Levy said a series of analyses his team will make from sampling various features in the Garwood Valley will be able to pinpoint the timing of when the ice sheet flowed into and out of the area.

One piece of evidence involves algal mats buried in layers in the lake delta. Carbon dating will provide a precise number for when the delta was built, which relates to when the West Antarctic Ice Sheet dammed the river that flowed from the East Antarctic glacier.

The algal mats reveal another “biological” clue left over from when the lake formed. As the lake grew, algae living in the delta were buried, along with the shells of microscopic organisms that produce calcium carbonate shells. The uranium in the calcium carbonate decays into thorium, a process that allows the researchers to date the material very accurately.

A third dating technique call optically stimulated luminescence (OSL) — what Levy refers to as the most “black magic” of the methods — can measure surface ages that contain certain minerals such as quartz. The quartz essentially captures natural radiation from the surrounding rocks and space, which it releases when exposed to light.

Satellite image of Garwood Valley
Image Credit: Polar Geospatial Center; Imagery Copyright 2010 DigitalGlobe, Inc.
A satellite view of Garwood Valley. The glacier that feeds the modern Garwood River is at left. The ice sheet during the LGM would have flowed in from the right side.

Basically, the OSL measurement will tell scientists how long it’s been since the quartz crystal had been exposed to sunlight, which indicates when a particular layer of sediment was laid down before it was buried. 

“We’re combining all three of these geological clocks to figure out exactly when ice came in, when the deltas formed, when the lake drained,” he said. “We have the whole story of the Last Glacial Maximum and then into the current warming we’re experiencing now preserved in Garwood Valley.”

All those high-tech methods require a lot of low-tech muscle to gather the samples needed for the different analyses. “We’re mainly collecting a lot of dirt, digging a lot of holes and collecting a lot of rock,” Levy said.

But the Garwood Valley isn’t just a neat place to study glaciological and geological history, according to Levy. “It’s not just a backward-looking place. It’s also sort of a crystal ball for the future of the Dry Valleys,” he said.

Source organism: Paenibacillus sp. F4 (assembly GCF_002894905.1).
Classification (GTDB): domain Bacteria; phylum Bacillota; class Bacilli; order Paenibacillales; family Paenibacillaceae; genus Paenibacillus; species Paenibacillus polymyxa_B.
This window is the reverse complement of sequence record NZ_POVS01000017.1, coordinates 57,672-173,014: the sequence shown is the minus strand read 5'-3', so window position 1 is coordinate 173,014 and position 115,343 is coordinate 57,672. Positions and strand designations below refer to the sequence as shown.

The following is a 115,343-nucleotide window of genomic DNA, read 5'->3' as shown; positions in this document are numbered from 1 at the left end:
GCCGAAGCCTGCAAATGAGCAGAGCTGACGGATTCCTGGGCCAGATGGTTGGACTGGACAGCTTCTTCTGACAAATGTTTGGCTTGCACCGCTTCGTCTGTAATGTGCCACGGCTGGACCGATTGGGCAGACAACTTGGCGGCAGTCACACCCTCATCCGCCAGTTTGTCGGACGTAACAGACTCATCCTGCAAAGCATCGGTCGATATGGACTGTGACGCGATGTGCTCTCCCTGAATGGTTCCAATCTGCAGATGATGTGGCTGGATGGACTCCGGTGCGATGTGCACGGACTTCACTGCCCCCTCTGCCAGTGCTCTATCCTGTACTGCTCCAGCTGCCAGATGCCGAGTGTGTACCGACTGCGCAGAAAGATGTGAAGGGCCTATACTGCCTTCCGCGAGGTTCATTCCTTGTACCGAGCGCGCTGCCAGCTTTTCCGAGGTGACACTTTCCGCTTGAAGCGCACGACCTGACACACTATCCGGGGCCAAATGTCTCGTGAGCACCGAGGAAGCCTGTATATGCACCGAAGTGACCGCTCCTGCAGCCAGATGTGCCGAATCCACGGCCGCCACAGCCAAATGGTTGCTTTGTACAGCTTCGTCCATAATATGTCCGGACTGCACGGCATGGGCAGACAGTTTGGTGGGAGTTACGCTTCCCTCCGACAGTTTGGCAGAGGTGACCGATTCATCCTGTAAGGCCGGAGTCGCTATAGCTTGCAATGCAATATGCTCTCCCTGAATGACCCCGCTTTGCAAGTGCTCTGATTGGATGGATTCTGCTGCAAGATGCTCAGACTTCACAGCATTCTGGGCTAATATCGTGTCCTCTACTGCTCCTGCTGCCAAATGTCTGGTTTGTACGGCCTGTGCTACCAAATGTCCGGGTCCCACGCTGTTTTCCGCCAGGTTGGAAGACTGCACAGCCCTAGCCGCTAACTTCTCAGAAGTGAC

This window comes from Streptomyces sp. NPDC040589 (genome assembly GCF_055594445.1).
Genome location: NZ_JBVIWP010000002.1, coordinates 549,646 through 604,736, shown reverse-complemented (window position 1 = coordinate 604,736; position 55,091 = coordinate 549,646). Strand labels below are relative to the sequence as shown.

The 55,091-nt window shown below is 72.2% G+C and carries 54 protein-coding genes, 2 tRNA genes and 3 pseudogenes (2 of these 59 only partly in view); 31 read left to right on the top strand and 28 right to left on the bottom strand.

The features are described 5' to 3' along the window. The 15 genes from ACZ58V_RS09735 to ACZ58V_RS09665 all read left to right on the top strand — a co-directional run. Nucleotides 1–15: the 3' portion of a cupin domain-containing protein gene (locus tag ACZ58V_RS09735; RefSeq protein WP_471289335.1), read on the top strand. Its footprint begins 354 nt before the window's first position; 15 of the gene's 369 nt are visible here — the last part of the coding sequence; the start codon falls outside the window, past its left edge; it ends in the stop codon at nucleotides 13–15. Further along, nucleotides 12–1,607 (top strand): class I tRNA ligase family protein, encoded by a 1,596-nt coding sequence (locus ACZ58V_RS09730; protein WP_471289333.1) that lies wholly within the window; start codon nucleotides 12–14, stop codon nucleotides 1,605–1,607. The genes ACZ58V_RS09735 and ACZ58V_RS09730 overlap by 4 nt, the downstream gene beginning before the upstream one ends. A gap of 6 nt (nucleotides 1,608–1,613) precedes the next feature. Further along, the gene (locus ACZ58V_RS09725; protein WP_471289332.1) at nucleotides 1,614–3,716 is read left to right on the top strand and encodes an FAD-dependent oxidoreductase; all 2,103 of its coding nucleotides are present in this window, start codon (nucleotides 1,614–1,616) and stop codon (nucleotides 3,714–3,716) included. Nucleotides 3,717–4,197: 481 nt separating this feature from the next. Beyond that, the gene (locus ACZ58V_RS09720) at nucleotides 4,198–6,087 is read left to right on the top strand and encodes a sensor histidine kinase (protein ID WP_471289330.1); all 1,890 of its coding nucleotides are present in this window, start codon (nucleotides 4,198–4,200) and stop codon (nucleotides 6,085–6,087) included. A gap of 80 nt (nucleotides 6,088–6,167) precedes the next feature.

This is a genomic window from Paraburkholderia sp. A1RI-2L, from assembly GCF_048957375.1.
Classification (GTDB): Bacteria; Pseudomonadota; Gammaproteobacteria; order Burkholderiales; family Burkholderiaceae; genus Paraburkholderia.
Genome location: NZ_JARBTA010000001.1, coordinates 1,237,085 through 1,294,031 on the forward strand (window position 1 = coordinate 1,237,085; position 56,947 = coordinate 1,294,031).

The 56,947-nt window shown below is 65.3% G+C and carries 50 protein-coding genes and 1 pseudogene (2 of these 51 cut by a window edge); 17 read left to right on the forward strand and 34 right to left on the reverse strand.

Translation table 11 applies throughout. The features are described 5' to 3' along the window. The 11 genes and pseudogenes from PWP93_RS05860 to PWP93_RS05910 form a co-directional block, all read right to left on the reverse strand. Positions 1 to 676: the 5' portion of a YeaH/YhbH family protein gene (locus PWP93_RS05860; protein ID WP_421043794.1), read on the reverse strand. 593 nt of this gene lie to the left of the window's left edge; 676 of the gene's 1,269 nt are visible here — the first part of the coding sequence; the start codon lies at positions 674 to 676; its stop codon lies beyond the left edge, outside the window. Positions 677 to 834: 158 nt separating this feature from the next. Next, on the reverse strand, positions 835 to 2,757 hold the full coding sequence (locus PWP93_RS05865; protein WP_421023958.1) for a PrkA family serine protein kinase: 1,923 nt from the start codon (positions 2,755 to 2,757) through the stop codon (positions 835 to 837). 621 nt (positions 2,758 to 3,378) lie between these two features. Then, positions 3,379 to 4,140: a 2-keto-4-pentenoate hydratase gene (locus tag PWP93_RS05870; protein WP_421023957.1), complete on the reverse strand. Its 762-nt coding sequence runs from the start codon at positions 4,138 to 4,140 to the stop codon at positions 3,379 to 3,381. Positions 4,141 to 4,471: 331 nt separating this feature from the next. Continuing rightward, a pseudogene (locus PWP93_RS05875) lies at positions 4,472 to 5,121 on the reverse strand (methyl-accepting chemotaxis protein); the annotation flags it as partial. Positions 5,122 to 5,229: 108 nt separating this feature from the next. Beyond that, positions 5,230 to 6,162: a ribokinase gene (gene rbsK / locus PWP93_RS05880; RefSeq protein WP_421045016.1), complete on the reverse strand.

It was certainly a colder place during the LGM, about 6 to 8 degrees Celsius cooler, according to estimates. By reconstructing how the landscape changed as it warmed, Levy and colleagues can predict how the Dry Valleys might evolve as the remainder of the buried ice in Garwood and other valleys melt.

In addition, thanks to an exposed cliff face where the buried ice is visible, like a fat layer of cream in an Oreo cookie, the researchers are doing another experiment to see how much energy the valley wall receives via a weather station and how much melting occurs. Laser measurements using an instrument called a LIDAR can map the landscape changes in great detail.

“It’s a neat little interdisciplinary project,” said Levy, whose collaborators include Andrew Fountain at Portland State University External Non-U.S. government site and Berry Lyons at The Ohio State University External Non-U.S. government site. “People think of the Dry Valleys as one unit, but each one really is different, which is nice. You learn different things in each one.”

NSF-funded research in this article: Joseph Levy, Oregon State University, Award Nos. 1212307 and 1043785 External U.S. government site; Andrew Fountain, Portland State University, Award No. 1043785 External U.S. government site; and Berry Lyons, The Ohio State University, Award No. 1043785 External U.S. government site.  

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Curator: Peter Rejcek, Antarctic Support Contract | NSF Official: Winifred Reuning, Division of Polar Programs